Tuesday, June 24, 2008
This morning I walked into the store. A man greeted me in a generic voice. I bought generic things. Then I left.
Friday, June 20, 2008
Hello and welcome to the re-launch of jenniferyong.com!! After procrastinating for some time in the land of the morning calm, I have finally reached a decision. My blog will no longer be kept private amongst the (very) few who actually bother to read it, but shall be re-launched as the cyberfeminist space of my dreams.
And it just so happens I couldn’t have chosen a better time. For at this moment, hordes of people gather to witness the ‘amazing’ telectroscope in action.
If you haven’t already seen or read about it, the telectroscope is a marvellous piece of technology which, through the use of a lengthy tunnel, connects London to New York. People standing in London’s South Bank can literally see their Atlantic neighbours some 3471 miles away in Brooklyn Bridge. And if that’s not cool enough, the artist and inventor, Paul St George, has designed the scope – or at least the visible parts – to perfection. At each end, a monstrous tunnel bursts through the ground, polished and brassy, an H G Wells wet dream.
Sounds awesome? Well, I suppose it is. But the real question is why. Why are people so blown away by a piece of technology (really an art installation) that is a primitive version of something we are already familiar with? After all, the telectroscope is really just an enormous, silent webcam. But this is precisely my point. Webcams are familiar – they are everyday devices that no longer impress us. Digital communication is normalised; not even an extension of our culture, but intrinsic to our culture. In short, we are witnessing both the normalisation of technology as well as the technolization of culture.
The reason for this phenomenon can perhaps in some ways be attributed to the invisibility of modern technology. When we use a webcam, the binary technology it utilizes is generally too complex for its users to comprehend, and so through some unfathomable magic, my image appears on my screen, and on the screen of my dear distant mother. We are connected in a virtual experience that poses as a real one. This is what cyborg theorists call ‘disembodiment’, and to some, this is the new human experience. We are defined by our minds and not by our bodies. Indeed, the body is seen as a hindrance, particularly to any theorists concerned with race and/or gender. It is also arguably more useful to consider ourselves not as matter but as information, for if nothing else it liberates us from our mortality – a fairly desirable pursuit.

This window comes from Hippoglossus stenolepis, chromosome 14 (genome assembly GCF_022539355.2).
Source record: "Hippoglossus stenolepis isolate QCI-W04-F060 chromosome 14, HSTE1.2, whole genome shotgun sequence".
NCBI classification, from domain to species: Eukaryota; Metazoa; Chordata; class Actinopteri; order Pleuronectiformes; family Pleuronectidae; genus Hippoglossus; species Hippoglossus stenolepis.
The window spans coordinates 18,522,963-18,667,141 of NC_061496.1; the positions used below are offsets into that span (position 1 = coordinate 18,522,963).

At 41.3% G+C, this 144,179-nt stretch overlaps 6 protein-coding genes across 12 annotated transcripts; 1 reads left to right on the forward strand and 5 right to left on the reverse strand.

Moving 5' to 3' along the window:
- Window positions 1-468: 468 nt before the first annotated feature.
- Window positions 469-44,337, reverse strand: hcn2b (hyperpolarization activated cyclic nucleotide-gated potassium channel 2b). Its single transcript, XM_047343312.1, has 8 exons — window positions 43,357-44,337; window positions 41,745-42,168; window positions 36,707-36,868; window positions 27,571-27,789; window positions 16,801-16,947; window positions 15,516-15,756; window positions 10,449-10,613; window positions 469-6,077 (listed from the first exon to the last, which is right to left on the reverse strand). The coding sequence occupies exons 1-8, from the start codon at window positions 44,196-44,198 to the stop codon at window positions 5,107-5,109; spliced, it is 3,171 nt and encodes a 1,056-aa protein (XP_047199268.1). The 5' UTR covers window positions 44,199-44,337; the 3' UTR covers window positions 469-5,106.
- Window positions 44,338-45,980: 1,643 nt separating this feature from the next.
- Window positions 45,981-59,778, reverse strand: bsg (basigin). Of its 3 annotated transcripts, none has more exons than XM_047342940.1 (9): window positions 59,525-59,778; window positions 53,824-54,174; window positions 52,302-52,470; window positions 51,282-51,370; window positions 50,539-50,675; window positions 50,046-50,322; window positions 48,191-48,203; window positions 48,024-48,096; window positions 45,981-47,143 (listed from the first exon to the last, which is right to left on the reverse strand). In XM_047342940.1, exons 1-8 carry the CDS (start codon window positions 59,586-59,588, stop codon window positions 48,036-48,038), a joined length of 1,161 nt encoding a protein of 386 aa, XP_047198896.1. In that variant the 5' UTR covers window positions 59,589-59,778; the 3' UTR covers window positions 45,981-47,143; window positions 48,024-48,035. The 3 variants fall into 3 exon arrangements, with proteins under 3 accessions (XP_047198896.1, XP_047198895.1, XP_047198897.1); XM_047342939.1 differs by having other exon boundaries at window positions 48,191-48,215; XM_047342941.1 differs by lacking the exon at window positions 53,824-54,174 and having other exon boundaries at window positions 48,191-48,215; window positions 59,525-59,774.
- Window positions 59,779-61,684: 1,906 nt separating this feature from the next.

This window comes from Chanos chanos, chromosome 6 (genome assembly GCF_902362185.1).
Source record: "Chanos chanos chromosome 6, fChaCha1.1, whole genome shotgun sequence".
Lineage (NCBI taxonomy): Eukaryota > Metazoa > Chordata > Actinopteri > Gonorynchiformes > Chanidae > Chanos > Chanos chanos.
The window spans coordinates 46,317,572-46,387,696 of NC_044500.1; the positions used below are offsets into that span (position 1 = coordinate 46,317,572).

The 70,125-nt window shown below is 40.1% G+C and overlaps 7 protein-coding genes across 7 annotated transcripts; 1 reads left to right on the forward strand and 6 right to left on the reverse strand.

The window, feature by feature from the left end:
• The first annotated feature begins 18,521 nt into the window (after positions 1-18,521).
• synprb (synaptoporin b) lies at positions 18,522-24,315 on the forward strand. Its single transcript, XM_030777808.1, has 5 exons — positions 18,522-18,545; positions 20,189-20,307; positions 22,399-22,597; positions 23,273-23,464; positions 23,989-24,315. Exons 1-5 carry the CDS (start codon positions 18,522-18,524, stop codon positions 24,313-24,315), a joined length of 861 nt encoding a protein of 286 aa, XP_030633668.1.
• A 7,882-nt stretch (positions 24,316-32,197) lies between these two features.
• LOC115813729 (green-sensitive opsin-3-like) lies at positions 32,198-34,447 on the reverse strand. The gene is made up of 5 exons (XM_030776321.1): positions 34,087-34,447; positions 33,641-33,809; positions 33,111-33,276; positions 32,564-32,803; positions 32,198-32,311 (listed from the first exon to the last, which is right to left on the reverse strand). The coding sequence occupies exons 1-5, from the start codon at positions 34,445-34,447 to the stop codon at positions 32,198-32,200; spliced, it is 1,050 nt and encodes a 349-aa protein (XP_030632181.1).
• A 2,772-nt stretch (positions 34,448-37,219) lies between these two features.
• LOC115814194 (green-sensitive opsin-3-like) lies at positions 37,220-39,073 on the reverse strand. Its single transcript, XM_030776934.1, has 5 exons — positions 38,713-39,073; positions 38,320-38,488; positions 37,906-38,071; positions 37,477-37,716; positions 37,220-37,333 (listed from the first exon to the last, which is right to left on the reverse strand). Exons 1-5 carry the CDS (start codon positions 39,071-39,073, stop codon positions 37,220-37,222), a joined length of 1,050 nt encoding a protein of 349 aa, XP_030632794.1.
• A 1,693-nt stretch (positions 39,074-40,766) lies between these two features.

Yet in an era which appears to privilege information over materiality, I would argue that disembodiment is not really favoured at all, and regardless of whether or not we realise it, biological embodiment is the only condition of being human. So let’s go back to the telectroscope.
The banner on the telectrosope blog reads ‘Do you believe in the telectroscope?’ and I think this is very telling. For in order for us to be amused by the device, we must first believe that Paul St George actually did connect New York to London through non-digital means. If we believe otherwise, we feel utterly cheated and underwhelmed. As mentioned above, I believe this is partly due to the normalisation of technology, but I think there is another, more obvious reason as well. I believe that we are so impressed by this primitive device precisely because it does away with the virtual, and in doing so, it brings back something highly cherished: really real embodied bodies.
The third layer of complexity
I guess when it comes down to it, its kinda obvious that we would prefer the real over the virtual, right? Well, the time has come to get to grips with reality, or rather our slippery notion of what constitutes reality. You see, despite what Paul St George would have us believe, the telectroscope really is just two webcams on either side of the Atlantic. Far from being primitive technology, the telectroscope boasts 2 high-definition webcams, giving users the impression that mirrors are in use, but the image is no different from the one my mother sees on her monitor at home: my image transferred into binary code and reconstructed on a screen.
So what does this mean? Haven’t we just gone full circle, and are back to the point about the normalisation of technology? Well, kind of. Except that this time, the telectroscope has proven that as well as being the norm in culture, we are unable to distinguish between the real and the virtual. We have entered an age where the virtual is real, and vice versa. And when virtuality and reality become blurred, then pretty much everything else follows.
This is precisely the driving force behind cyborg theory – the blurring of boundaries. For when boundaries are blurred, the binary oppositions which define our culture (real/virtual, man/machine, body/mind, male/female) are thrown into question, and the only logical step is to redefine these terms, and to reshape reality.
The virtual may be liberating, but that liberation should be used as a starting point that seeps into reality as well. As mentioned above, embodiment is the only condition of being human, but what can disembodiment teach us about being human? For one, it throws gender out the window (on the internet, can you really tell if you are engaging with a male or a female?), and if gender can be confused through disembodiment, then doesn’t that prove its nonattachment to our minds? Our reality is a social construct that is not synonymous with our humanity, and only by deconstructing these norms can we ever truly be free.